Scientific article
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Brief Report: A Preference for Biological Motion Predicts a Reduction in Symptom Severity 1 Year Later in Preschoolers with Autism Spectrum Disorders

Published inFrontiers in psychiatry, vol. 7, 143
Publication date2016

Recent research has consistently demonstrated reduced orienting to social stimuli in samples of young children with autism spectrum disorders (ASD). However, social orienting greatly varies between individual children on the spectrum. Better understanding this heterogeneity in social orienting may contribute to our comprehension of the mechanisms underlying autistic symptoms thereby improving our ability to intervene. Indeed, children on the autism spectrum who show higher levels of interest in social stimuli demonstrate reduced clinical symptoms and increased adaptive functioning. However, longitudinal studies examining the influence of social orienting on subsequent outcome are critically lacking. Here, we aim to explore the relationship between social interest at the age of 3 and changes in severity of autistic symptoms over the subsequent year, in 20 children with ASD and 20 age-matched typically developing (TD) children. A visual preference for social stimuli was measured using an eye-tracking task at baseline, consisting of a previously studied visual preference paradigm presenting biological and geometric motion side-by-side. The task was altered for the current study by alternating presentation side for each type of stimuli to keep visual perseveration from influencing participants' first fixation location. Clinical data were collected both at baseline and 1 year later at follow-up. As a group, we observed reduced interest for biological motion (BIO-M) in children with ASD compared to TD children, corroborating previous findings. We also confirmed that a preference for BIO-M is associated with better adaptive functioning in preschoolers with ASD. Most importantly, our longitudinal results showed that a preference for BIO-M strongly predicted decreased severity of diagnostic symptoms. Participants who preferred social stimuli at the age of 3 showed drastic reductions in their severity level of autistic symptoms 1 year later, whereas participants who preferred geometric stimuli showed autistic symptoms that were unchanged or more severe after 1 year. As a whole, our results suggest that a preference for BIO-M may be key to understanding the behavioral phenotype of young children with ASD, and may represent a promising candidate behavior for predicting early developmental trajectories and outcome.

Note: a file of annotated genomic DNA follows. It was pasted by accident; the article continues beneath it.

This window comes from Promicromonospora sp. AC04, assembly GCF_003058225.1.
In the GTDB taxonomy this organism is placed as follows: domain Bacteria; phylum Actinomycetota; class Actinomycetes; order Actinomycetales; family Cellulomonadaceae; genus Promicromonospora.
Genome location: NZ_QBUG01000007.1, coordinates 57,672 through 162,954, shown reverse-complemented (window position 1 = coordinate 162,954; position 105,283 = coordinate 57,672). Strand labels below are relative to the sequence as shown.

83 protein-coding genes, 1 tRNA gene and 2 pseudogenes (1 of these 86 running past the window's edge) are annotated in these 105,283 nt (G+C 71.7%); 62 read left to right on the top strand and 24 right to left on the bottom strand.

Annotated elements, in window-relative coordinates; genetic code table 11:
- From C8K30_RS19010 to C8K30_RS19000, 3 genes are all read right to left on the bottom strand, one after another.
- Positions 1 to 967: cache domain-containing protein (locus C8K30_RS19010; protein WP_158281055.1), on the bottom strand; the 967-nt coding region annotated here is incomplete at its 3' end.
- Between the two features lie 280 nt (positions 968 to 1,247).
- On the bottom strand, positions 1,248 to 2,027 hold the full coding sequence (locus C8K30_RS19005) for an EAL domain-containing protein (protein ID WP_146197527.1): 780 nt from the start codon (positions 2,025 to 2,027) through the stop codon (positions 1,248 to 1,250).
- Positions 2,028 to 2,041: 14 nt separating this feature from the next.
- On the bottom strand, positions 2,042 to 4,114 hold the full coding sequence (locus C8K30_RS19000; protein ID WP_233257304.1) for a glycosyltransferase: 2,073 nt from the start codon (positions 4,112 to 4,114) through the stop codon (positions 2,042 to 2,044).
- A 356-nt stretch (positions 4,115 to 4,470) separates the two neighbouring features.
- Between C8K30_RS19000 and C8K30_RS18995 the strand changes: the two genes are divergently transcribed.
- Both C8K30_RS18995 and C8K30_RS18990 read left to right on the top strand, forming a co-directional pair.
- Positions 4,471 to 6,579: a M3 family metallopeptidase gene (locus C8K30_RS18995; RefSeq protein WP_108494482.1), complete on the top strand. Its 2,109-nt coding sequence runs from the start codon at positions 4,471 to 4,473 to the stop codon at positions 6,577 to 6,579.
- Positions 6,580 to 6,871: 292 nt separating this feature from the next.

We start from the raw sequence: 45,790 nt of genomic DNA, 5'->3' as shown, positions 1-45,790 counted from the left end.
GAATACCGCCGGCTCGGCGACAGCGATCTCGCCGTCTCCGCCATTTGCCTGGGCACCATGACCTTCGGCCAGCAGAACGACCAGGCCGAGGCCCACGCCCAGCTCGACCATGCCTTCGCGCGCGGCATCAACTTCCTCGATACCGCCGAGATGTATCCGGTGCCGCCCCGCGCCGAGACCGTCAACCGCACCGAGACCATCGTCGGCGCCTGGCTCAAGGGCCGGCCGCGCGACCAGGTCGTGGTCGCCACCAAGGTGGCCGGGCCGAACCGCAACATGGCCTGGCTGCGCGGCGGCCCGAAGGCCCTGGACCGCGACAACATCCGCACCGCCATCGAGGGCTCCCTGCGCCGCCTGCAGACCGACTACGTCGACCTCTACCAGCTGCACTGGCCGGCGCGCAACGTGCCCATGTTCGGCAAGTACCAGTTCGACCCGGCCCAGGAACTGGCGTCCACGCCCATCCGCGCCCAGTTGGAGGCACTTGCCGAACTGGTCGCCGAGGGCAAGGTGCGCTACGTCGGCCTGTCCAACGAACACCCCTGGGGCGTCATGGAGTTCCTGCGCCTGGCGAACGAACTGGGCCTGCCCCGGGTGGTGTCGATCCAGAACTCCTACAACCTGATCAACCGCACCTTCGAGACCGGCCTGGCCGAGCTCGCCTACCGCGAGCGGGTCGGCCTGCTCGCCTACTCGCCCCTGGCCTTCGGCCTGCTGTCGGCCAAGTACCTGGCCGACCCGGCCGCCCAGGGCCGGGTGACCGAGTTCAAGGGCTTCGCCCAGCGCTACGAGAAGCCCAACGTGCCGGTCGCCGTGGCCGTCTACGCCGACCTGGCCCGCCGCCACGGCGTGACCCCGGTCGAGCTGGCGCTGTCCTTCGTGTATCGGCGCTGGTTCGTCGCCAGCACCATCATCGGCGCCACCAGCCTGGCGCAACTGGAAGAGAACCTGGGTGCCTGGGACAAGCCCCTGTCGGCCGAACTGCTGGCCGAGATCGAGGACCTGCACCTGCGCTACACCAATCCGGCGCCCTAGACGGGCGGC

Citation (ISO format)
FRANCHINI, Martina et al. Brief Report: A Preference for Biological Motion Predicts a Reduction in Symptom Severity 1 Year Later in Preschoolers with Autism Spectrum Disorders. In: Frontiers in psychiatry, 2016, vol. 7, p. 143. doi: 10.3389/fpsyt.2016.00143
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ISSN of the journal1664-0640

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